Spanish Colonial Architecture in New Mexico
Above: 1780 Spanish Colonial home moved from Michoacán, Mexico, to Museum of Spanish Colonial Art in Santa Fe.
By Stephanie M. Chambers
To understand the influence of Spanish Colonial architecture on the residential history of Northern New Mexico, it’s important to start with its churches. Missions provide the most evidence of continuity in architectural history, and demonstrate the period when New Mexico was under Spanish rule. Spanish settlers were cut off from trade with others in North America. Supplies, as well as technology and ideas, had to come from Spain. During their years of isolation, settlers lived a subsistence lifestyle with little money or energy for innovation, so local materials and details were employed: flat roofs, earthen floors sealed with animal blood, mud plaster, wooden bars on windows, vigas and latillas for the ceiling. Glass, nails, and hardware were not available. Communities formed around a plaza for defense. The New Mexican church confirms the conflation of indigenous American building practices with those of the Iberian Peninsula. The single-naved church with its thick adobe walls, crude structural beams, and transverse clerestory benefited as much from the building traditions of the Pueblo Indians as from Spanish construction and decoration.
Spain focused its efforts and money on missionary activities, and mission churches were the most significant architecture during this period. They have been painted and photographed by hundreds of artists over the years. Churches were built within Spanish communities in northern mountains like at Rancho de Taos, Trampas and Chimayo, and in all of the Pueblos. Friars were in charge of Pueblo church design and construction, and the Pueblo people provided the labor. Pueblo mission churches are distinguished by a simple beauty that provided inspiration for the most important developments in New Mexico architecture.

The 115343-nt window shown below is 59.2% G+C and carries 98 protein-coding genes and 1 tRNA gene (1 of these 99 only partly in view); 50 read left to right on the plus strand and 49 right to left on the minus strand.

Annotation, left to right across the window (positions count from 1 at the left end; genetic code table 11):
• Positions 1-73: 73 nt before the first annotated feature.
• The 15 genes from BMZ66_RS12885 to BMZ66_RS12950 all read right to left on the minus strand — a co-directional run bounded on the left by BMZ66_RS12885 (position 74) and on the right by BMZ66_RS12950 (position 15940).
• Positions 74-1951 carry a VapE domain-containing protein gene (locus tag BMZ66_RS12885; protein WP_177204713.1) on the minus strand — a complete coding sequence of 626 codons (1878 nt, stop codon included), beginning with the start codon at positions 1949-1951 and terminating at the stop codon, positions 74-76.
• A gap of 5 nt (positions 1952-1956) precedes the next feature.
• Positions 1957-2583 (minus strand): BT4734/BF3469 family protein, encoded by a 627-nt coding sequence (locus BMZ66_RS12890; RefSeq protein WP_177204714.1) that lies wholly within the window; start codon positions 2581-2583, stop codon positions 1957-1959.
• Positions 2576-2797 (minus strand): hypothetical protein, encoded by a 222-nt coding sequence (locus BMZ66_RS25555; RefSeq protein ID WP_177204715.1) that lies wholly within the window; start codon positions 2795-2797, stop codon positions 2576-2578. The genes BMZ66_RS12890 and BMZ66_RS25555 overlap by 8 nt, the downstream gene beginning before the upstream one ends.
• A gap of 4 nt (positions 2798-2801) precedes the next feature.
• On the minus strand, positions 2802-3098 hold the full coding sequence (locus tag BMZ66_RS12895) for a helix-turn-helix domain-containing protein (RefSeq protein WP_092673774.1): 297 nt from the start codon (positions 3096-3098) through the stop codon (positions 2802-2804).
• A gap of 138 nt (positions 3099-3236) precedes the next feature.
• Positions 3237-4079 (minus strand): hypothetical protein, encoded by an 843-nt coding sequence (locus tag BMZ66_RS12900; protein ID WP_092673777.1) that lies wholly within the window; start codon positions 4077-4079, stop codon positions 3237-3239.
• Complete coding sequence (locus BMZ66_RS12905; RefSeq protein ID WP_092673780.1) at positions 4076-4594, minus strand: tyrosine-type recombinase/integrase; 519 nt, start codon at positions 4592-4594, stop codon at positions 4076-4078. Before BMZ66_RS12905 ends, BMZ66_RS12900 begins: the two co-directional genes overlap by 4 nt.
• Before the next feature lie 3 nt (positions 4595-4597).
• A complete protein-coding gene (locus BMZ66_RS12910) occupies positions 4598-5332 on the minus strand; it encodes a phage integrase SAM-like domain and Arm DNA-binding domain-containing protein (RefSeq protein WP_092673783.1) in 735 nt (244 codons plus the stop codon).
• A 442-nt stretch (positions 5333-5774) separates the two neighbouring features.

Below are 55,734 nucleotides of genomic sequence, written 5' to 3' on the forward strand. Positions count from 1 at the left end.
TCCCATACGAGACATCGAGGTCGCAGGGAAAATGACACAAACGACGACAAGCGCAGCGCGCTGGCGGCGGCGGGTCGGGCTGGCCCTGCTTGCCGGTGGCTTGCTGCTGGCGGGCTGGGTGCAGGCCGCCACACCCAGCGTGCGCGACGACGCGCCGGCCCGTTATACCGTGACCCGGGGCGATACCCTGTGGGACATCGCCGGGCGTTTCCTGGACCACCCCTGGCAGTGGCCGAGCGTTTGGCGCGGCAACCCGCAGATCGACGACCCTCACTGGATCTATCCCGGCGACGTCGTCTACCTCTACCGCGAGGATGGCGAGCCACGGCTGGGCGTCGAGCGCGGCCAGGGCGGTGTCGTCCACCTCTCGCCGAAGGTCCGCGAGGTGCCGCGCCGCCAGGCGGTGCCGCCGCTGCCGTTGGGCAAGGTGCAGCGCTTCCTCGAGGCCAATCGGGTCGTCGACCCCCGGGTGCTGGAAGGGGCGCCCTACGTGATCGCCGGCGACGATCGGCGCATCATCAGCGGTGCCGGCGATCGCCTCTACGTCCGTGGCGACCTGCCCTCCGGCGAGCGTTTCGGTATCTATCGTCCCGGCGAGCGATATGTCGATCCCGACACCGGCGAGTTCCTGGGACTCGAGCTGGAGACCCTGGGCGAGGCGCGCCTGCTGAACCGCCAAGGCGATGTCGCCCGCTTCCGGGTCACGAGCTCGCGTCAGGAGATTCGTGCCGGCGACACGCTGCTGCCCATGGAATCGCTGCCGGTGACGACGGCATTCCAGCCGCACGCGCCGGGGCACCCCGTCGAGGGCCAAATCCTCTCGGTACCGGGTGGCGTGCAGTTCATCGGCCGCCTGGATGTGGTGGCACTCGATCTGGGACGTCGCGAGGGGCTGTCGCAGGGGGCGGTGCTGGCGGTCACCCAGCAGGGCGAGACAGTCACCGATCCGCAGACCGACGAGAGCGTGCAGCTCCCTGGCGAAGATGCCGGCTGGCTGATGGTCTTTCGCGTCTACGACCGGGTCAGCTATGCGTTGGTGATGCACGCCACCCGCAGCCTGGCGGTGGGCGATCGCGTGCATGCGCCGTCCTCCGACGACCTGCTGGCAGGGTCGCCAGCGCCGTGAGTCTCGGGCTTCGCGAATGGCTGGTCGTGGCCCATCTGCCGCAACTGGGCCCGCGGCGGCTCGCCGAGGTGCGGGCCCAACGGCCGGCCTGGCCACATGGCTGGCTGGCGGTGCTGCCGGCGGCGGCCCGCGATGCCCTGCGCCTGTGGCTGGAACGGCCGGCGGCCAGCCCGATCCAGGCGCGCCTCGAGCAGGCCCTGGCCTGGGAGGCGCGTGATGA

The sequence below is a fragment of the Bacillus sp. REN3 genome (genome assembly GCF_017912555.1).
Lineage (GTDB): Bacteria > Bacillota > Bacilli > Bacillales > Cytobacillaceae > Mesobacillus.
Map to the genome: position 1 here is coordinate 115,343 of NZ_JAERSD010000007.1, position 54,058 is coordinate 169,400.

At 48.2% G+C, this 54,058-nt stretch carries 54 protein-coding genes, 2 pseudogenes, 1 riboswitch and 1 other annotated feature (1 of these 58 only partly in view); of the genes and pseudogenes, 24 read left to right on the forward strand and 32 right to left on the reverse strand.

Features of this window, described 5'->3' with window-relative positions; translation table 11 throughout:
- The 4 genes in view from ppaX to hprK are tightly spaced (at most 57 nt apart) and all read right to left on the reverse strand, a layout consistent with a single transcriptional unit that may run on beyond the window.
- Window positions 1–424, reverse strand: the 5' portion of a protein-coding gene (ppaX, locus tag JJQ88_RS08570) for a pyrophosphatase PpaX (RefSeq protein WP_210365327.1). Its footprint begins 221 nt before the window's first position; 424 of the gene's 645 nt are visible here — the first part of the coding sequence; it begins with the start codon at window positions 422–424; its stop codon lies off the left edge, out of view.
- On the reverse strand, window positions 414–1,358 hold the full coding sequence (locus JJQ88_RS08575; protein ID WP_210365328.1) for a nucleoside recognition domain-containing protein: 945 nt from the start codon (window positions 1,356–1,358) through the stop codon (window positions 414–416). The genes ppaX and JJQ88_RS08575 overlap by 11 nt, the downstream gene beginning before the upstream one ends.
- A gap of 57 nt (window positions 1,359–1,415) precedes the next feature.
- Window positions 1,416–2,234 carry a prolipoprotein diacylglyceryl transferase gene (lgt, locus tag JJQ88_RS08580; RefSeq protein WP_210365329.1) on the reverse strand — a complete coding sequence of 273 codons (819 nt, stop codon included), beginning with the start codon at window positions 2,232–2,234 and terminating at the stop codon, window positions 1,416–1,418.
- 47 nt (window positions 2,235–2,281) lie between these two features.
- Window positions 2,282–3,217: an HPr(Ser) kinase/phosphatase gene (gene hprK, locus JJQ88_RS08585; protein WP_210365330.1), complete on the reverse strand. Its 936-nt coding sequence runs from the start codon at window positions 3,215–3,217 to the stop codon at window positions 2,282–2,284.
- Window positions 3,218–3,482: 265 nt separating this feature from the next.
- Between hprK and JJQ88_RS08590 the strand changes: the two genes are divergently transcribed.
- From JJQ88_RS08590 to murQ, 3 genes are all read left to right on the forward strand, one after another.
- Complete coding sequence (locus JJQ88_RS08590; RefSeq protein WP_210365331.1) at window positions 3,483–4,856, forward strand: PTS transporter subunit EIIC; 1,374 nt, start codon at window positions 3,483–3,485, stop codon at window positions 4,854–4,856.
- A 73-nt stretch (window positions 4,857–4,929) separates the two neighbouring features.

Identifying Features of Pueblo Architecture:
*Local building materials, usually adobe and timber, but also stone
*Single-story with flat roofs and parapets, influenced by the Native American Pueblo community design
*Residential buildings, sometimes called placitas (courtyard houses), were added to over a period of decades, with the intention of fully enclosing an interior courtyard. These courtyard houses were popular in the Mediterranean region at the time. The style dates back to the time of Christ. Many placitas in the colonies never attained that growth and remain rectangular or L-shaped to this day.
*Vigas (protruding wooden beams) are usually visible extending out from the roofline, and any portales (porches) would be supported with thick wooden columns and zapata capitals (carved, wooden capitals atop the columns).
Identifying Features of Mission Churches:
*Churches were typically more elaborate than homes with Baroque elements, but simpler and smaller the farther one moved northward from Mexico.
*Simplified Baroque-style features: elaborate facades with round arches, domes, and niches for statuary
*Prominent belfries or bell towers, curved parapets extending above the entryway, and typically symmetrical facades (if twin bell towers.)
*Churrigueresque, named after architect and sculptor, José Benito de Churriguera, is a Spanish Baroque style of elaborate sculptural architectural ornament, which emerged as a manner of stucco decoration in Spain in the late 17th century. It was marked by extreme, expressive and florid decorative detailing, normally found above the entrance on the main facade of a building. Baroque style’s likely ancestry is from Moorish architecture or Mudéjar architecture that still remained through south and central Spain.
Color photography credits: Stephen and Stephanie Chambers